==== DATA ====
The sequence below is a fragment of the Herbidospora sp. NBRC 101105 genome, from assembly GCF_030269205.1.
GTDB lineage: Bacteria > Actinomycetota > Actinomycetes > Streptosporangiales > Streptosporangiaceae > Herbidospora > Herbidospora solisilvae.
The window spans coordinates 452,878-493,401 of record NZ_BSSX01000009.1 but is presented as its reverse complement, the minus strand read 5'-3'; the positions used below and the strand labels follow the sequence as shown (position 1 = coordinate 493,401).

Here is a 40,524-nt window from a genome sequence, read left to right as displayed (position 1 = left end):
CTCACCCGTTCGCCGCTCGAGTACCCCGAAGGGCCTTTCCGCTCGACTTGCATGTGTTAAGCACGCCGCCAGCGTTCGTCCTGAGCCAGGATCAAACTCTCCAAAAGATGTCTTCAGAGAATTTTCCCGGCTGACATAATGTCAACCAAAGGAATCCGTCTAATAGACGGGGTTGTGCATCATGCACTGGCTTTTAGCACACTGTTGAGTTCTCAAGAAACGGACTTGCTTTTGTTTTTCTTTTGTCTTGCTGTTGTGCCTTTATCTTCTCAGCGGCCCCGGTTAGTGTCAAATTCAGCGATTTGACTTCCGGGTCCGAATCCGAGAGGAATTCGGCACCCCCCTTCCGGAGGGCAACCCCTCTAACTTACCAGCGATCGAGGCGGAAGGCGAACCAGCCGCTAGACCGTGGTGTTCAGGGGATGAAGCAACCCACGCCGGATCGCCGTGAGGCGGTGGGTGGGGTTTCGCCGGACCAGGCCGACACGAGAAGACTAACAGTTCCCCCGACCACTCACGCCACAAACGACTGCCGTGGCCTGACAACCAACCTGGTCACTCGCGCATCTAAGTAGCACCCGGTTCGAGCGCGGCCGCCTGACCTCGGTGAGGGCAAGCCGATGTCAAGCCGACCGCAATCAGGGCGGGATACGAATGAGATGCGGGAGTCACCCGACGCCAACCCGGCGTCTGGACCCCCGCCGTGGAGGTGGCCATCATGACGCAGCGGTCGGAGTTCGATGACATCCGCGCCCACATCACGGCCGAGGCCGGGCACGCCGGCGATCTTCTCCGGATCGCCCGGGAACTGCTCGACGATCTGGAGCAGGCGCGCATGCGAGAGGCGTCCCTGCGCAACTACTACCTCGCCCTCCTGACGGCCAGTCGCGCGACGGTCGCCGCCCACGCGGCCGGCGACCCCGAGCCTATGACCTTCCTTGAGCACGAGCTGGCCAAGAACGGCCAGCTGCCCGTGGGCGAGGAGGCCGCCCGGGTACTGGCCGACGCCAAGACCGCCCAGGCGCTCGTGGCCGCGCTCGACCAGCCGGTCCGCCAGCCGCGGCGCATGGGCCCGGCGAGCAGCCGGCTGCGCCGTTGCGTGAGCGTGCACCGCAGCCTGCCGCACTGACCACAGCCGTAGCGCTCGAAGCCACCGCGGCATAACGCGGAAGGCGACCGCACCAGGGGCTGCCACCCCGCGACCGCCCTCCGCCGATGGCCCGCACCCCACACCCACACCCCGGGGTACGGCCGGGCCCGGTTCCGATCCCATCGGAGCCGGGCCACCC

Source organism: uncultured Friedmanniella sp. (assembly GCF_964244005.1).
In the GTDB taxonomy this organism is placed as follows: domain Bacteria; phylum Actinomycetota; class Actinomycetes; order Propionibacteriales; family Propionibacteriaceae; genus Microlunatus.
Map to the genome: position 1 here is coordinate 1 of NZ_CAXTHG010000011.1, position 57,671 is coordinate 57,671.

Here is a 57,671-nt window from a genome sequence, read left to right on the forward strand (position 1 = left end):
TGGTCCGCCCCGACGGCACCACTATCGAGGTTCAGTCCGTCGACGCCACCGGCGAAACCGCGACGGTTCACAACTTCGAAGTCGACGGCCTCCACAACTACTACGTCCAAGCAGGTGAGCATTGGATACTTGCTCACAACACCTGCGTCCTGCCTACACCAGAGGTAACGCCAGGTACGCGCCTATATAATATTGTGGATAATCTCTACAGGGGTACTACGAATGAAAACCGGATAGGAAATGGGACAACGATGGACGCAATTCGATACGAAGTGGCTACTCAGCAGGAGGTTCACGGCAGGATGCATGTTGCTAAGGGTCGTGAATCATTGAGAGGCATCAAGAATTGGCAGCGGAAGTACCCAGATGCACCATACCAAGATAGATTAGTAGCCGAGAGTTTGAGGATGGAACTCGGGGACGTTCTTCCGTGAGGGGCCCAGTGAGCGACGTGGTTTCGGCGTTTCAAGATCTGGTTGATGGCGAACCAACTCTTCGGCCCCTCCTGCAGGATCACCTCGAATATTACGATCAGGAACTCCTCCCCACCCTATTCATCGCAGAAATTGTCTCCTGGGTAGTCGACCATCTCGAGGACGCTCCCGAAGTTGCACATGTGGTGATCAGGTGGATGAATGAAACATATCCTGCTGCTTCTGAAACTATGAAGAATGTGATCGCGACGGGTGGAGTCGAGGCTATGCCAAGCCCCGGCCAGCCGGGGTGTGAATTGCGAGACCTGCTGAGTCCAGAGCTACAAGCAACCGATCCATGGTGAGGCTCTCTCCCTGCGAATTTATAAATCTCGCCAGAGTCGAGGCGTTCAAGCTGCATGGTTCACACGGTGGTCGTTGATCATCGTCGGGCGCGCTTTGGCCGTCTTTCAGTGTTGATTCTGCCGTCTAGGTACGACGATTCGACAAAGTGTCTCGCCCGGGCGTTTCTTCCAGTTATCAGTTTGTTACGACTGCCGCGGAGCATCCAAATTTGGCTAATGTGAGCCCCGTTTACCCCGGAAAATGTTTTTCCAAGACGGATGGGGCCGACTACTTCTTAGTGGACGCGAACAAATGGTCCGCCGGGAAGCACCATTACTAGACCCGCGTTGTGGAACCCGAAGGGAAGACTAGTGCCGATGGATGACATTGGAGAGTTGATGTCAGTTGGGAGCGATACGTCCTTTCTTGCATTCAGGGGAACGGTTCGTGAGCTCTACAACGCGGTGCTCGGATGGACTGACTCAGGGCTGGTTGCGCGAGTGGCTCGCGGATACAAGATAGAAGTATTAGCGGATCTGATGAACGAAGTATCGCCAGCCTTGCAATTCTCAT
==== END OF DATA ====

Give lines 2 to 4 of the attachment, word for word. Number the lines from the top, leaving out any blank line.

GTDB lineage: Bacteria > Actinomycetota > Actinomycetes > Streptosporangiales > Streptosporangiaceae > Herbidospora > Herbidospora solisilvae.
The window spans coordinates 452,878-493,401 of record NZ_BSSX01000009.1 but is presented as its reverse complement, the minus strand read 5'-3'; the positions used below and the strand labels follow the sequence as shown (position 1 = coordinate 493,401).

Here is a 40,524-nt window from a genome sequence, read left to right as displayed (position 1 = left end):